Augmented Reality (AR) superimposes the digital onto the ‘real world’. As such, it augments the ‘real’ with the ‘digital’. A common example is the client using their phone’s camera, to view a digital overlay of a proposed room over their exisiting room.
Virtual Reality (VR) is a purely digital medium and often used as an immersive environment. For example, a client uses VR ‘goggles’, to view a digital walk-through of their building. The sophistication of VR headsets vary greatly. Oculus Rift is widely thought of as the most sophisticated commercial option, however both the headsets and the design process are very expensive. Google Cardboard (as shown in the picture above) is viewed as the most financially accessible option, requiring only a smartphone and needing a lower design effort for the generation of a virtual environment.
Our industry is better positioned than most to take advantage of advances in AR and VR as most leading practitioners already do extensive digital modelling for projects. This is the perfect scaffold for creating AR and VR experiences. However, it’s important to note that these are just scaffolds.
Client’s expectations are increasingly high when it comes to interactive and immersive environments. A significant amount of effort goes into meeting these increasing expectations. Consequently, we’re seeing new roles and new digital talent being hunted from other industries: especially game developers and animation specialists. Soon we will becoming familiar with job titles such as: Haptic Interface Designers, Immersive Reality Modellers and Chief Technology officers.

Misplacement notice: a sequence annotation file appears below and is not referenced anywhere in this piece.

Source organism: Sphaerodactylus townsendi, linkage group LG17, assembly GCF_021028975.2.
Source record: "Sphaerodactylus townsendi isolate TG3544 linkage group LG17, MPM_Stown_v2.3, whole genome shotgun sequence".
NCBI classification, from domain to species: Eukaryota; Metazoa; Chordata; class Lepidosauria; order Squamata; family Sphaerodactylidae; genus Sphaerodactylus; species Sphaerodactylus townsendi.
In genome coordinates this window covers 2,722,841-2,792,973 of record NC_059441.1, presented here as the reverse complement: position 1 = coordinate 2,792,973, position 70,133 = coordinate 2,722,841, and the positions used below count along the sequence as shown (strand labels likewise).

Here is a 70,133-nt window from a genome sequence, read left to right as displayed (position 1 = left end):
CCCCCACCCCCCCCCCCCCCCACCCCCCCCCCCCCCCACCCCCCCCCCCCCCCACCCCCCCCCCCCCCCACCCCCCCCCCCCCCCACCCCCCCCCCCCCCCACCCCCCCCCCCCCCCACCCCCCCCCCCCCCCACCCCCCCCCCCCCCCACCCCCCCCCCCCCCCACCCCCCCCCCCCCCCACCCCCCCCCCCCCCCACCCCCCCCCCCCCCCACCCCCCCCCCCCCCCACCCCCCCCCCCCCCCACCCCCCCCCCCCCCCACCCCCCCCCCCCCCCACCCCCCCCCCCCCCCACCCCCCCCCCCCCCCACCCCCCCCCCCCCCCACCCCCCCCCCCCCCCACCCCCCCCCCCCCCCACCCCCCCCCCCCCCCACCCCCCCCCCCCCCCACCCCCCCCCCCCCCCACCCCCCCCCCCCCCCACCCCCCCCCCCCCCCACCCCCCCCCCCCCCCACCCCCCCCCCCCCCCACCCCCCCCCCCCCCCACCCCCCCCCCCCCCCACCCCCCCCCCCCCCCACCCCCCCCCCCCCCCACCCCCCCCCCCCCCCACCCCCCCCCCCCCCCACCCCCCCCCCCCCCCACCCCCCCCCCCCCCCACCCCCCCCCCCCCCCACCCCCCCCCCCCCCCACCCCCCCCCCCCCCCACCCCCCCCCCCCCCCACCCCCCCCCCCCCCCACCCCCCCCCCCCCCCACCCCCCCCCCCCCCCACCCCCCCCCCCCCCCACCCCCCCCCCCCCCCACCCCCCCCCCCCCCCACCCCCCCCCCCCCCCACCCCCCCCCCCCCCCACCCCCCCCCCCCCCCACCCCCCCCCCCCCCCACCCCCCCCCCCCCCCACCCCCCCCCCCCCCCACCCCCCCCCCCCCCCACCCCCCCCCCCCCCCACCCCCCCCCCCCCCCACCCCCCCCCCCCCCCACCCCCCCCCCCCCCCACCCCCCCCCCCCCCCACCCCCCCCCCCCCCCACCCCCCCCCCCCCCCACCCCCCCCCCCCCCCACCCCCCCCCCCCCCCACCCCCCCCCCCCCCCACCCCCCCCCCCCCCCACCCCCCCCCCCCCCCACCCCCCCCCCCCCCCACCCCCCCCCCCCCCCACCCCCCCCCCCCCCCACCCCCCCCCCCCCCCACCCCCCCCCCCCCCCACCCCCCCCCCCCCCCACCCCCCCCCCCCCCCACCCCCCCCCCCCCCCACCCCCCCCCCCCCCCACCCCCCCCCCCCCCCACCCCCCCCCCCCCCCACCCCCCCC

Does AR and VR have a use beyond showcasing projects to clients? The answer is a resounding yes. Leading firms are already experimenting with the use of VR as a modelling tool to identify design clashes between different disciplines: for example ensuring that architectural, structural and electrical are aligned. This allows for a more robust pre-build planning process. In the last 10 years we have already seen a big shift in the move from design programs like Autocad to the more sophisticated modelling processes of programs like Archicad. AR and VR will see a similar shift happen in our industry. Very soon these new virtual realities will be setting the standard for best practice. It will completely revolutionise our capability for inventive design.